Accessibility navigation


Variation in host and pathogen in the Neonectria/Malus interaction; toward an understanding of the genetic basis of resistance to European canker

Gómez-Cortecero, A., Saville, R. J., Scheper, R. W. A., Bowen, J. K., Agripino De Medeiros, H., Kingsnorth, J., Xu, X. and Harrison, R. J. (2016) Variation in host and pathogen in the Neonectria/Malus interaction; toward an understanding of the genetic basis of resistance to European canker. Frontiers in Plant Science, 7. 1365. ISSN 1664-462X

[img]
Preview
Text (Open access) - Published Version
· Available under License Creative Commons Attribution.
· Please see our End User Agreement before downloading.

1MB

It is advisable to refer to the publisher's version if you intend to cite from this work. See Guidance on citing.

To link to this item DOI: 10.3389/fpls.2016.01365

Abstract/Summary

Apple canker caused by the phytopathogenic fungus Neonectria ditissima is an economically important disease, which has spread in recent years to almost all pome-producing regions of the world. N. ditissima is able to cross-infect a wide range of apple varieties and causes branch and trunk lesions, known as cankers. Most modern apple varieties are susceptible and in extreme cases suffer from high mortality (up to 50%) in the early phase of orchard establishment. There is no known race structure of the pathogen and the global level of genetic diversity of the pathogen population is unknown. Resistance breeding is underway in many global breeding programmes, but nevertheless, a total resistance to canker has not yet been demonstrated. Here we present preliminary data from a survey of the phylogenetic relationships between global isolates of N. ditissima which reveals only slight evidence for population structure. In addition we report the results of four rapid screening tests to assess the response to N. ditissima in different apple scion and rootstock varieties, which reveals abundant variation in resistance responses in both cultivar and rootstock material. Further seedling tests show that the segregation patterns of resistance and susceptibility vary widely between crosses. We discuss inconsistencies in test performance with field observations and discuss future research opportunities in this area.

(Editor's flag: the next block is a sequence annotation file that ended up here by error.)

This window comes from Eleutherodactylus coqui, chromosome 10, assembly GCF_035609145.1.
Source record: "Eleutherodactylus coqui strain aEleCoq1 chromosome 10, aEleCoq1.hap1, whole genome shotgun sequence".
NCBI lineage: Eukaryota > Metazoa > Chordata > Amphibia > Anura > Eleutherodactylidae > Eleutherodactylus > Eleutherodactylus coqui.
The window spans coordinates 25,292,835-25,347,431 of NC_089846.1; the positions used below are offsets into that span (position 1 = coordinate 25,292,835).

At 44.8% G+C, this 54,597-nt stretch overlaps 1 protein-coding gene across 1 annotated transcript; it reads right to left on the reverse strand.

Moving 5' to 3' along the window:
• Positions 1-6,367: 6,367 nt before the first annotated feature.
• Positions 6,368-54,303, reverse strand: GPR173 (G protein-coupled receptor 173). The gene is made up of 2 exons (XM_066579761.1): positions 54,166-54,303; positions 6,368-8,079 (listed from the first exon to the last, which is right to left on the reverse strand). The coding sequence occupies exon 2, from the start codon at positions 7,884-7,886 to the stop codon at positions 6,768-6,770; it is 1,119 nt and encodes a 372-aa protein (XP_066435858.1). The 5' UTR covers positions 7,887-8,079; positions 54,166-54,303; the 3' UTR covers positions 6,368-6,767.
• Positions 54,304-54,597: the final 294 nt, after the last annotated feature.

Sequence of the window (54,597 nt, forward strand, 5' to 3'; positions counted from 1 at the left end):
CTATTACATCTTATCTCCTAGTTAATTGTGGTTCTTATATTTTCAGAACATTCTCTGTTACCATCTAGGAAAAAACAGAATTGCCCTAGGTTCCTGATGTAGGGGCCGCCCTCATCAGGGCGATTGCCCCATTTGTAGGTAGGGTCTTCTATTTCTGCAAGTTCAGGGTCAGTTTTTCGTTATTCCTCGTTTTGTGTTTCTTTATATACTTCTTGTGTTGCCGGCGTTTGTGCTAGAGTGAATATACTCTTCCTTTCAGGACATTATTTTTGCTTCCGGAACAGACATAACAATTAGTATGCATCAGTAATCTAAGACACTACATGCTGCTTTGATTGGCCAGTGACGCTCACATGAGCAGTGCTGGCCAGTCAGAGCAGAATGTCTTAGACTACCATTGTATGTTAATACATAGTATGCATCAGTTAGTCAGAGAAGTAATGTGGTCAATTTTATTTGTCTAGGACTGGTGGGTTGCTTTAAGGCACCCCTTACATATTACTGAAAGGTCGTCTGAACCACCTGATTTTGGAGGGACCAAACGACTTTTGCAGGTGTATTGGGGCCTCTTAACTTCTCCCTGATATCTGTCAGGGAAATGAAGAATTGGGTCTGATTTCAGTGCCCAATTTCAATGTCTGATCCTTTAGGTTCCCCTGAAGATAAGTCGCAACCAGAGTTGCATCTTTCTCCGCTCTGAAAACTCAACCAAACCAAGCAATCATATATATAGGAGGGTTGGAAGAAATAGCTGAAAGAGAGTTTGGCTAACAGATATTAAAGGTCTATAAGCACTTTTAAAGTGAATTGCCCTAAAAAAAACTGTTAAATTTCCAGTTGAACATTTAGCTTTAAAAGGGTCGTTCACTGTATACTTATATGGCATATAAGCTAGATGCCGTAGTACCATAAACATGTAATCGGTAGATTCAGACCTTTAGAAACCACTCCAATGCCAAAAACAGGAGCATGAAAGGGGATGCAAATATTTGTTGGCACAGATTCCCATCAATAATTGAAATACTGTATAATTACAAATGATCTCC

Item Type:Article
Refereed:Yes
Divisions:Faculty of Life Sciences > School of Agriculture, Policy and Development > Biodiversity, Crops and Agroecosystems Division > Crops Research Group
ID Code:67373
Publisher:Frontiers

Downloads

Downloads per month over past year

University Staff: Request a correction | Centaur Editors: Update this record

Page navigation